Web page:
For better understanding of these principles, I recommend to read the Fluke 5440B service manual, how to implement a really precise DAC (PWM type) and to overcome the resistor problem.
That's described in the addendum: "Recent Innovations in Direct Volts Calibrator Design".

Frank
« Last Edit: December 07, 2015, 12:01:41 pm by Dr. Frank »
 

Offline dom0

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Re: Trying to build a precision voltage source. Best way to trim a LTZ1000A?
« Reply #11 on: December 07, 2015, 05:18:43 pm »
Compensate in software by sending it a fraction?  ;D  Not going to happen in this world.

You think at DC. Think time domain. Think pulse-modulated input code. Since steps are small, settling time is small, too. AD5791 datasheet specifies a typical settling to +- 1 LSB (of a 500 LSB step) of 1 µs.
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Offline JoeN

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Re: Trying to build a precision voltage source. Best way to trim a LTZ1000A?
« Reply #12 on: December 08, 2015, 01:09:15 am »
Compensate in software by sending it a fraction?  ;D  Not going to happen in this world.

You think at DC. Think time domain. Think pulse-modulated input code. Since steps are small, settling time is small, too. AD5791 datasheet specifies a typical settling to +- 1 LSB (of a 500 LSB step) of 1 µs.

So alternate between two adjacent codes with a certain duty cycle, determined experimentally?  What would be the appropriate filter to deal with the output and get it back into DC?  How good would the DC "quality" be after that?
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Offline dom0

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Re: Trying to build a precision voltage source. Best way to trim a LTZ1000A?
« Reply #13 on: December 08, 2015, 11:41:33 am »
Not necessarily PWM, a sigma-delta code might be more useful (tend to have less LF content) Edit: And not necessarily a two-level pulse. If you want to calibrate multimeters or something using line frequency locked averaging it's probably a good idea to lock the pulses to line frequency, too. This way the line frequency NMRR of the DMM aids in rejecting your pulses.

Re. filter, well, I dunno. LPF depends on how fast your pulses can go (~ cut off frequency), what "noise" on the output is acceptable (~ stop band attenuation) and how fast settling of large steps should be (~ cut off frequency, again). But you probably need maybe 3rd or 5th order filter with a relatively high cut-off to have sufficiently fast settling time. Maybe even non-linear filtering (faster settling for large input steps, the simplest implementation is to split the R of a RC time constant in two parts and bridge one with a diode, for small steps the diode is somewhat near cutoff, for large steps it conducts and reduces effective R and time constant).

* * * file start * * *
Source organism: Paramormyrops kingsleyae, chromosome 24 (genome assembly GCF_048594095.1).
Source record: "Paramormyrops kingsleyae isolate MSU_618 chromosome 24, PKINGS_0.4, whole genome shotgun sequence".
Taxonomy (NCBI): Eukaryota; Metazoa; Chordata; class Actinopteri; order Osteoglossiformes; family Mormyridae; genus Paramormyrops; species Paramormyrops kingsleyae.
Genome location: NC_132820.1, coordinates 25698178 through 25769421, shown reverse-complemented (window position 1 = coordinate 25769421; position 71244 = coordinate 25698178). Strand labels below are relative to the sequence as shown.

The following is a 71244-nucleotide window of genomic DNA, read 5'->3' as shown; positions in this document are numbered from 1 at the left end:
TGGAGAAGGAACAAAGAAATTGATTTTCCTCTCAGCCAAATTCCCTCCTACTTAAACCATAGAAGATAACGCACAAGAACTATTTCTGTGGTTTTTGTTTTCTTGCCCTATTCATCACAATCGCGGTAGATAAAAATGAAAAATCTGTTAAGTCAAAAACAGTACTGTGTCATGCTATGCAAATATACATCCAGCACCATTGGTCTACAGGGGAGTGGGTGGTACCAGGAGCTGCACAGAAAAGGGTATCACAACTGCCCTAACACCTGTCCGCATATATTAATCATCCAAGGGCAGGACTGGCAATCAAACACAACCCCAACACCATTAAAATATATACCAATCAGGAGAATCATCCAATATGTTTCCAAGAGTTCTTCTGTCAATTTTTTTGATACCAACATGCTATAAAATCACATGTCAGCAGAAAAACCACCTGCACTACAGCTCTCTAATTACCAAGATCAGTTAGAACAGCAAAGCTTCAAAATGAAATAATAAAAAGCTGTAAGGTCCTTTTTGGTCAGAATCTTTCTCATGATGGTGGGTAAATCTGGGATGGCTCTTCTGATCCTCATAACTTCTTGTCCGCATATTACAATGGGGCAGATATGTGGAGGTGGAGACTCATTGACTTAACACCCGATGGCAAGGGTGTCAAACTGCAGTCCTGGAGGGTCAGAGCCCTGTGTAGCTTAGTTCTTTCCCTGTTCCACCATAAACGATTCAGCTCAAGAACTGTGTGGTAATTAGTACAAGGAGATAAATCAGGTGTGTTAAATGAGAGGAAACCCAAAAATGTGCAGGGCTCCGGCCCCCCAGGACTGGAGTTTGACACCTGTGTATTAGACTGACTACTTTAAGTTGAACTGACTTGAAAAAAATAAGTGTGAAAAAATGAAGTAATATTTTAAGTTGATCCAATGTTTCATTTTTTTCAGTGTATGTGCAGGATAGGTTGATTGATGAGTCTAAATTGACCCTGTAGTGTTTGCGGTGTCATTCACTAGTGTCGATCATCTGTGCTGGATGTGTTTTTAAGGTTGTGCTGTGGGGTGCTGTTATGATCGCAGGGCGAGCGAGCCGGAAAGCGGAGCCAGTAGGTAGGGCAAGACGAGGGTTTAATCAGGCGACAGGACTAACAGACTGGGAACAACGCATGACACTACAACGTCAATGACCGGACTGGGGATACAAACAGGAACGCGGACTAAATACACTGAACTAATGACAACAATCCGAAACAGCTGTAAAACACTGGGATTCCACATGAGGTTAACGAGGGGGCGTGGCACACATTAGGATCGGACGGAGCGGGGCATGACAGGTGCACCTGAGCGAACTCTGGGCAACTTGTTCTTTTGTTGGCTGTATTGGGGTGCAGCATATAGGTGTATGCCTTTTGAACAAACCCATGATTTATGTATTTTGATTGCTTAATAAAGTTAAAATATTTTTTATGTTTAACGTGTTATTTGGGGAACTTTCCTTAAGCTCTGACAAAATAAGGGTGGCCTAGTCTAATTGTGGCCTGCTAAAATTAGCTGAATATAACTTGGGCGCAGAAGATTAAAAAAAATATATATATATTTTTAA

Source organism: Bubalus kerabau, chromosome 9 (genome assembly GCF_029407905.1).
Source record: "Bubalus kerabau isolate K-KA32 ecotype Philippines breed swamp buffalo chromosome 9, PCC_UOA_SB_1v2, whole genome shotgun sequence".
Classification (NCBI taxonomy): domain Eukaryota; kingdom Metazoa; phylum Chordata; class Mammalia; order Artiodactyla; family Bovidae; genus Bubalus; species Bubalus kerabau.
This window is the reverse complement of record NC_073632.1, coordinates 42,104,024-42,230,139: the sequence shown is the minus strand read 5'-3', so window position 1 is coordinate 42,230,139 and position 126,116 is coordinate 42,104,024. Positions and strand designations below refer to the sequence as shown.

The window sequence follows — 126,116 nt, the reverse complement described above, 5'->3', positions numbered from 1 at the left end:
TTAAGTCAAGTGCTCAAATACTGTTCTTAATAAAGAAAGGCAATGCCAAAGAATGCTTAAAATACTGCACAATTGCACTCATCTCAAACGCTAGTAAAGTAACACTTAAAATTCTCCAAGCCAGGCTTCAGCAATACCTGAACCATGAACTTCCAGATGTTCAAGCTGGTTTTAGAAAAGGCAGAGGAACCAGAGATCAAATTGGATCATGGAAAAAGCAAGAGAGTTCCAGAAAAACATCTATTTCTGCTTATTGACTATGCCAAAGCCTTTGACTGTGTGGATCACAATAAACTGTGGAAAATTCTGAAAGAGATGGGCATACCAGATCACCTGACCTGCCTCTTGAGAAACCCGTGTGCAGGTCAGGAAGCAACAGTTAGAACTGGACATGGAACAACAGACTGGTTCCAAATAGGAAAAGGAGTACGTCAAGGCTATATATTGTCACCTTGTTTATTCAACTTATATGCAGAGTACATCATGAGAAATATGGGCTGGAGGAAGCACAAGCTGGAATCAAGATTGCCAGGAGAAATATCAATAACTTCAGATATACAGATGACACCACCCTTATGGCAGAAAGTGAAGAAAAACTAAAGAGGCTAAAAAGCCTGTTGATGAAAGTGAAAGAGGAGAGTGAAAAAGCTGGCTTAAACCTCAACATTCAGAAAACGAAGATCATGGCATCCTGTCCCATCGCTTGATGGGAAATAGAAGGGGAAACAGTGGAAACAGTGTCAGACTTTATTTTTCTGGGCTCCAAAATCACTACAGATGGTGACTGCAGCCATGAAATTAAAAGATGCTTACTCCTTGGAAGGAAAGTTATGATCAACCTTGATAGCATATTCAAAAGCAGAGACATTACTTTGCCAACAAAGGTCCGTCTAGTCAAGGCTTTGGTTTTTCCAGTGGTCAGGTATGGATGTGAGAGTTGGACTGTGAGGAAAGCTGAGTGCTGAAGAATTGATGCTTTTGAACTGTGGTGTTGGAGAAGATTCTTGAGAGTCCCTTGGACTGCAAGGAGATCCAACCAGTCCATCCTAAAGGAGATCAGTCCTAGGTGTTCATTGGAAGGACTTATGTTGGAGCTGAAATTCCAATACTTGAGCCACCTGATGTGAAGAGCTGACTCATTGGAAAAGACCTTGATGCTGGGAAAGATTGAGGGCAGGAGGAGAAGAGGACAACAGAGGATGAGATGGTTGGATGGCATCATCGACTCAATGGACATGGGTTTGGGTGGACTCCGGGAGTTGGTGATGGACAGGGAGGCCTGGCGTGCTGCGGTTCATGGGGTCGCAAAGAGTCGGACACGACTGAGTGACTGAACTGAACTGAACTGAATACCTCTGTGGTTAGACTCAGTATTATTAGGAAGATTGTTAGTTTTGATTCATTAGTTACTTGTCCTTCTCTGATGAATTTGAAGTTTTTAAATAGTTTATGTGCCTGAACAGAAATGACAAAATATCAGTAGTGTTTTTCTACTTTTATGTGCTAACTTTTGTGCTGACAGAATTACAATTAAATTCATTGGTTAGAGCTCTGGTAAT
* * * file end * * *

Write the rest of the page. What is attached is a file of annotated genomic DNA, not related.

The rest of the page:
« Last Edit: December 08, 2015, 12:02:25 pm by dom0 »
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Offline Kleinstein

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Re: Trying to build a precision voltage source. Best way to trim a LTZ1000A?
« Reply #14 on: December 08, 2015, 05:03:10 pm »
If PWM modulation is only used to increase the resultion a little, there is not need for so much filtering, as the amplitude is only small (e.g. 1 or maybe up to 10 LSB if additional dithering is used to reduce DNL errors). 
 

Offline douardda

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Re: Trying to build a precision voltage source. Best way to trim a LTZ1000A?
« Reply #15 on: February 19, 2016, 10:59:17 pm »
Hi,

I've been thinking of making a quite decent (adjustable) voltage reference and I've though about using the AD5791 also. Analog Devices sell a development board for the DAC with a part of the board unpopulated and undocumented, but obviously this part is for a better vref. I've done a quick reverse engineering of the PCB and I'm pretty sure it's exactly the LTZ1000's example 7v reference circuit.



Has anyone ever tried to use this board and populate this part with this LTZ1000 ref? What would be the accuracy one could expect from such a design?

PS: I'm still in the process of reading the several subjects on the forum about voltage reference, LTZ1000 and other lm399...